How B cells fight the COVID-19 virus

Authors: Sarah C.P. Williams

A study of antibody-producing B cells from patients who recovered from COVID-19 reveals a new cross-reactive antibody and what makes some B cells more effective at neutralizing the virus.

Inside the body of a person with COVID-19, the immune system’s B cells are engaged in a full-scale battle with the SARS-CoV-2 virus. But some B cells are better at this than others. Now, scientists from the Broad Institute of MIT and Harvard, Massachusetts General Hospital, California Institute of Technology, Brigham and Women’s Hospital, and other institutions have for the first time described key characteristics of B cells that are effective at neutralizing, or inactivating, the SARS-CoV-2 virus and related coronaviruses.

The team studied blood samples from 14 people who recovered from COVID-19, and revealed distinct patterns of gene expression in B cells that produce antibodies that bind tightly to and neutralize SARS-CoV-2. They also discovered a new antibody, BG10-19, which neutralizes the virus, variants of concern such as ones first identified in the UK and South Africa, and the coronavirus that caused the 2003 SARS outbreak.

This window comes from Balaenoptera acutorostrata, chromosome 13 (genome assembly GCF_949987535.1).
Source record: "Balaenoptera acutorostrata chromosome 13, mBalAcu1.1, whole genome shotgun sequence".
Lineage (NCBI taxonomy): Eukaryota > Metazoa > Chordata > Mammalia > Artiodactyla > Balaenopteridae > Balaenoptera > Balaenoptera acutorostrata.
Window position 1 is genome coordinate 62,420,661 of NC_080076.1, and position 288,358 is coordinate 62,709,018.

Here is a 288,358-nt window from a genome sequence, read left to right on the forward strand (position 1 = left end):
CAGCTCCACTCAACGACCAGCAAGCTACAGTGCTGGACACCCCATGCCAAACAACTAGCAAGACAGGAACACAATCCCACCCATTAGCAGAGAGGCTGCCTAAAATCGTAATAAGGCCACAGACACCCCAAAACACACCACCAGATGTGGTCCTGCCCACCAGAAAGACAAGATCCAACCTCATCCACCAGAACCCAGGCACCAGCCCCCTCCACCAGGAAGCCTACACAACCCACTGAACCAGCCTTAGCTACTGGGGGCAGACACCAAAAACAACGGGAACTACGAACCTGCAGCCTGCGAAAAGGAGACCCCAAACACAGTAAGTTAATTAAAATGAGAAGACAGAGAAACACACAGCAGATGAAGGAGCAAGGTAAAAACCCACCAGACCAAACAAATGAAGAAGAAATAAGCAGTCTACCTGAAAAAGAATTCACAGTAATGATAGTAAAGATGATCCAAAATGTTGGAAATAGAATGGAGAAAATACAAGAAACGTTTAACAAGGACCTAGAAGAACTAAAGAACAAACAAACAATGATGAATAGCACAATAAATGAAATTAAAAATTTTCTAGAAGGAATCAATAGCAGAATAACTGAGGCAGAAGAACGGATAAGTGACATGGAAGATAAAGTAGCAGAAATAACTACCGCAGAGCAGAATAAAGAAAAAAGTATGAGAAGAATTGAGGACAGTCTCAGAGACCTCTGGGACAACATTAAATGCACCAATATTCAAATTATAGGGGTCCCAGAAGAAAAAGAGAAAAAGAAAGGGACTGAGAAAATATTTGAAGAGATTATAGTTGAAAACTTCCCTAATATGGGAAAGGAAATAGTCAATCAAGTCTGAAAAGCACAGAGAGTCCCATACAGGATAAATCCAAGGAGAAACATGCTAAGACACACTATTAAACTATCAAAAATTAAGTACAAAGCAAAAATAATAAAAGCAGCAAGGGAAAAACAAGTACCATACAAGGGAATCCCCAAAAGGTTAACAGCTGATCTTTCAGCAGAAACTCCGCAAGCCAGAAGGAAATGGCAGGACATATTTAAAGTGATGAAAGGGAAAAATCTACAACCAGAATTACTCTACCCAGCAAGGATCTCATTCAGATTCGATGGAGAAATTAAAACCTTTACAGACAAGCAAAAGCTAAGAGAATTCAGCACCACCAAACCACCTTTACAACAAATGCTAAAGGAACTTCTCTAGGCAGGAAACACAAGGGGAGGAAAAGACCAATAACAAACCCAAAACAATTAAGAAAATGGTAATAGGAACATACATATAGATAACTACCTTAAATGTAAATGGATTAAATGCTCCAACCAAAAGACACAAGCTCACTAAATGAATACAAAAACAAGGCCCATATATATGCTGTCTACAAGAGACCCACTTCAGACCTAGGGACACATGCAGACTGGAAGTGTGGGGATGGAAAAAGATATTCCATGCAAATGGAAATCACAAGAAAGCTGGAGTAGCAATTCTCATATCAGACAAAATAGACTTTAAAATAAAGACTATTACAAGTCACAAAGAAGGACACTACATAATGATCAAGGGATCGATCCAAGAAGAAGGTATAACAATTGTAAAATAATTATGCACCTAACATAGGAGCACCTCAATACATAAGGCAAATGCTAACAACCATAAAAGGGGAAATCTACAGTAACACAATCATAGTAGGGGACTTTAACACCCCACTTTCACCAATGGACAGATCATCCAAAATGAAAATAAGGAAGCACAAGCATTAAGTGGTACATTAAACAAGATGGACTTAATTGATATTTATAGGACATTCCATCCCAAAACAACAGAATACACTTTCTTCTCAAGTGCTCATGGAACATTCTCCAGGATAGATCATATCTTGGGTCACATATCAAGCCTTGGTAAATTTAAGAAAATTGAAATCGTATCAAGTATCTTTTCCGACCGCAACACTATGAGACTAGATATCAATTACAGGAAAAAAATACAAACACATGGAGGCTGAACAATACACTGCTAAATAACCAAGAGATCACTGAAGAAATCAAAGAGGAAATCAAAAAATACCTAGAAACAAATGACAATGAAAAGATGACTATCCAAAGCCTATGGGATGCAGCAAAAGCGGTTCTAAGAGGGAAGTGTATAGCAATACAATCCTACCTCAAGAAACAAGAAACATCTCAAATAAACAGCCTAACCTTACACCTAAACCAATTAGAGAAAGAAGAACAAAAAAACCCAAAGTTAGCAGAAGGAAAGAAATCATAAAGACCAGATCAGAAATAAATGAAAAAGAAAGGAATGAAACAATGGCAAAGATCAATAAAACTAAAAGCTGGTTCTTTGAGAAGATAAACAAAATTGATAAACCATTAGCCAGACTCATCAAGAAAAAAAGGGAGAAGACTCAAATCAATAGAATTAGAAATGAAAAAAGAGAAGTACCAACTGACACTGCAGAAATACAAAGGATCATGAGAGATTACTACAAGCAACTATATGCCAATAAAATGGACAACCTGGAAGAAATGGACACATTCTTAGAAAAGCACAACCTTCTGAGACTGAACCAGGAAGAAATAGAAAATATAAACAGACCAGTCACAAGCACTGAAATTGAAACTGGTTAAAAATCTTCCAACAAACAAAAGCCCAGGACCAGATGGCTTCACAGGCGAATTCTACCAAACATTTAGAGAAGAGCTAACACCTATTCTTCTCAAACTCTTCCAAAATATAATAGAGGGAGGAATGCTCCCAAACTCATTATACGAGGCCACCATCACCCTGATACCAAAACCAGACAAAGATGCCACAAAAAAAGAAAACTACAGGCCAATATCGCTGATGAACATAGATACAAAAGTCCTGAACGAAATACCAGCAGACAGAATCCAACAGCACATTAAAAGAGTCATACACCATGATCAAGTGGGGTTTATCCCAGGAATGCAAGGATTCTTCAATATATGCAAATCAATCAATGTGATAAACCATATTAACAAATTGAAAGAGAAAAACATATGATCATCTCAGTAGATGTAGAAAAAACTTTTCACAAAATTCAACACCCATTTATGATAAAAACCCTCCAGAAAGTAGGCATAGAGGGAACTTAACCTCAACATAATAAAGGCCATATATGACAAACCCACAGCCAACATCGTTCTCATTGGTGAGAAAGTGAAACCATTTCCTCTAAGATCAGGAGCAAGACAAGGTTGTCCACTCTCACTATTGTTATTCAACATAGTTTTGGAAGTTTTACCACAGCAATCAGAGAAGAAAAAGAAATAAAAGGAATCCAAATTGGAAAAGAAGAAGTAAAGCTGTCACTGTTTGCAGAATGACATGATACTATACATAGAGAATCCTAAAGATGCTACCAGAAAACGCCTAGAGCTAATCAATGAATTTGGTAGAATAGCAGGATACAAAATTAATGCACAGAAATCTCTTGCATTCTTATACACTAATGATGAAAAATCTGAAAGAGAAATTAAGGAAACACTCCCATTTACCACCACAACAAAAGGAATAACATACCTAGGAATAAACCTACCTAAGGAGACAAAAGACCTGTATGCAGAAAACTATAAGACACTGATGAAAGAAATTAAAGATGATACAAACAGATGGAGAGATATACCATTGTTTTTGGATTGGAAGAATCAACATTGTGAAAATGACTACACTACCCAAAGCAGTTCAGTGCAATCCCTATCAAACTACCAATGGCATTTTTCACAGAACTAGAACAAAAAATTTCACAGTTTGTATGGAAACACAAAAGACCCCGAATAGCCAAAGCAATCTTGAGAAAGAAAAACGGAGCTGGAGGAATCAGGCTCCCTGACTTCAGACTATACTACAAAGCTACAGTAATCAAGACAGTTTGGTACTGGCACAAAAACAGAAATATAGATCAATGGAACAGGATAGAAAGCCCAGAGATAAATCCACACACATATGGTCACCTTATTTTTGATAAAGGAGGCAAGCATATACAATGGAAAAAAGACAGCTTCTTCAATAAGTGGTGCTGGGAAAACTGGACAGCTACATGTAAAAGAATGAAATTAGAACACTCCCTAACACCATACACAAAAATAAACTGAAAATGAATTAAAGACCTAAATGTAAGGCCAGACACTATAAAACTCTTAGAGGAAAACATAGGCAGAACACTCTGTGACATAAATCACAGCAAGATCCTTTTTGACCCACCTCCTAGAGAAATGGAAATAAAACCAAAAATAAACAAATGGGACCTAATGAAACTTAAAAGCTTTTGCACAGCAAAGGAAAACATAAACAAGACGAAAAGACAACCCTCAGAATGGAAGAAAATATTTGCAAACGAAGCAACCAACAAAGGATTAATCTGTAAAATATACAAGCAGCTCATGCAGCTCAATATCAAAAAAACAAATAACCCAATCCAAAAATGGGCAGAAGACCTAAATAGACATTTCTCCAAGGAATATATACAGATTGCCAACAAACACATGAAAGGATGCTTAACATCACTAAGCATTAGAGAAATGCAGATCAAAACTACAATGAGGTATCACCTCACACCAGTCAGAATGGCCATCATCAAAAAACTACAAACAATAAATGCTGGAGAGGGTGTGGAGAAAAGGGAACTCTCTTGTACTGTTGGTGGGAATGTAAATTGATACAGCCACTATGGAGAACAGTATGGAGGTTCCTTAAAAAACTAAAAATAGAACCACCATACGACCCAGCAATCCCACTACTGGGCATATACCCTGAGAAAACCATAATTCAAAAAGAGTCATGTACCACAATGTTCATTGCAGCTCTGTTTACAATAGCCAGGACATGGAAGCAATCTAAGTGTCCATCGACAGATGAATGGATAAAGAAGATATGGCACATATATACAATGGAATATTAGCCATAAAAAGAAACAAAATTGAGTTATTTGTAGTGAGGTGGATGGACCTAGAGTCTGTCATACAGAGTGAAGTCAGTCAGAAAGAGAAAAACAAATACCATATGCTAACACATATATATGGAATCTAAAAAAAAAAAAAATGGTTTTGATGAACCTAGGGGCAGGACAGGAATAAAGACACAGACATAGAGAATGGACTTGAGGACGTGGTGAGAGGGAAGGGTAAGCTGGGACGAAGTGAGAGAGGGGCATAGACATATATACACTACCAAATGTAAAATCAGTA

The findings, published today in Cell, could help scientists better understand why some people don’t respond as well to existing COVID-19 vaccines or therapies, a first step toward improving vaccines and treatments.

“By studying COVID-19 patients who recovered from the virus, we learned a lot about the body’s defense mechanisms. We found that not all B cells are the same, and that some are super antibody-producers. The findings offer insight into how to design antibodies that can neutralize several coronaviruses,” said Ramnik Xavier, co-senior author of the study, a core institute member at the Broad, director of the Klarman Cell Observatory and Immunology Program, co-director of the Infectious Disease and Microbiome Program, director of the Center for Computational and Integrative Biology at Mass General and a professor of medicine at Harvard Medical School. “This work was the result of an amazing multi-institutional collaboration involving caregivers, immunologists, computational biologists, and structural biologists.”

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